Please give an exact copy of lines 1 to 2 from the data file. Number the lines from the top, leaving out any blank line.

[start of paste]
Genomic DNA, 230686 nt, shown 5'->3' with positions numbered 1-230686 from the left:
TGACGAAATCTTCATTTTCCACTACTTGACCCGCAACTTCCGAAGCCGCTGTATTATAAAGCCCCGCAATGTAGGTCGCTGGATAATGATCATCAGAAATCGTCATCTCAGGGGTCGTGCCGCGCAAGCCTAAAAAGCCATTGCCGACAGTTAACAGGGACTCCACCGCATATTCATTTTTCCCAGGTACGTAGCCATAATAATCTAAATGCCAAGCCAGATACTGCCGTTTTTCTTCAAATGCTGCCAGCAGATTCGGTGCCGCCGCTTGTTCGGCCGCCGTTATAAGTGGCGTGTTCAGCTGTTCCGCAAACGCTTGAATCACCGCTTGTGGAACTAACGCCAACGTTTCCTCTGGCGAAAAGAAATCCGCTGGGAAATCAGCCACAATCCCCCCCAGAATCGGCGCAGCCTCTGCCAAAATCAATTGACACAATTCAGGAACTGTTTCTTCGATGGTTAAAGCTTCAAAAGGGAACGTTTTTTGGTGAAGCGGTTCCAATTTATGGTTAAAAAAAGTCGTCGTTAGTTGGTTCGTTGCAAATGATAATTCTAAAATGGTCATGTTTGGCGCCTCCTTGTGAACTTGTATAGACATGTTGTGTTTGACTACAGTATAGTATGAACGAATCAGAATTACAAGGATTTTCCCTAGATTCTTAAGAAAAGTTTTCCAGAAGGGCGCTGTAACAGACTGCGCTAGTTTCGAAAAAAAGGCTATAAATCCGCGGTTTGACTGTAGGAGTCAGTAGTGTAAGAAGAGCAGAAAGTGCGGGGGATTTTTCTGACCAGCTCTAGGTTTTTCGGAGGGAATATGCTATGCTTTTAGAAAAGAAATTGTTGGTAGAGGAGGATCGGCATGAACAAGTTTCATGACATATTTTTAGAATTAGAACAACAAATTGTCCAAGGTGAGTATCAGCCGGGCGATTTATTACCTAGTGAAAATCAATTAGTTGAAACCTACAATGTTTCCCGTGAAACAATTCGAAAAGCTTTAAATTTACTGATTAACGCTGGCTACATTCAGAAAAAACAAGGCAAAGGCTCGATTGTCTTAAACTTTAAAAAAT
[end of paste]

Genomic DNA, 230686 nt, shown 5'->3' with positions numbered 1-230686 from the left:
TGACGAAATCTTCATTTTCCACTACTTGACCCGCAACTTCCGAAGCCGCTGTATTATAAAGCCCCGCAATGTAGGTCGCTGGATAATGATCATCAGAAATCGTCATCTCAGGGGTCGTGCCGCGCAAGCCTAAAAAGCCATTGCCGACAGTTAACAGGGACTCCACCGCATATTCATTTTTCCCAGGTACGTAGCCATAATAATCTAAATGCCAAGCCAGATACTGCCGTTTTTCTTCAAATGCTGCCAGCAGATTCGGTGCCGCCGCTTGTTCGGCCGCCGTTATAAGTGGCGTGTTCAGCTGTTCCGCAAACGCTTGAATCACCGCTTGTGGAACTAACGCCAACGTTTCCTCTGGCGAAAAGAAATCCGCTGGGAAATCAGCCACAATCCCCCCCAGAATCGGCGCAGCCTCTGCCAAAATCAATTGACACAATTCAGGAACTGTTTCTTCGATGGTTAAAGCTTCAAAAGGGAACGTTTTTTGGTGAAGCGGTTCCAATTTATGGTTAAAAAAAGTCGTCGTTAGTTGGTTCGTTGCAAATGATAATTCTAAAATGGTCATGTTTGGCGCCTCCTTGTGAACTTGTATAGACATGTTGTGTTTGACTACAGTATAGTATGAACGAATCAGAATTACAAGGATTTTCCCTAGATTCTTAAGAAAAGTTTTCCAGAAGGGCGCTGTAACAGACTGCGCTAGTTTCGAAAAAAAGGCTATAAATCCGCGGTTTGACTGTAGGAGTCAGTAGTGTAAGAAGAGCAGAAAGTGCGGGGGATTTTTCTGACCAGCTCTAGGTTTTTCGGAGGGAATATGCTATGCTTTTAGAAAAGAAATTGTTGGTAGAGGAGGATCGGCATGAACAAGTTTCATGACATATTTTTAGAATTAGAACAACAAATTGTCCAAGGTGAGTATCAGCCGGGCGATTTATTACCTAGTGAAAATCAATTAGTTGAAACCTACAATGTTTCCCGTGAAACAATTCGAAAAGCTTTAAATTTACTGATTAACGCTGGCTACATTCAGAAAAAACAAGGCAAAGGCTCGATTGTCTTAAACTTTAAAAAAT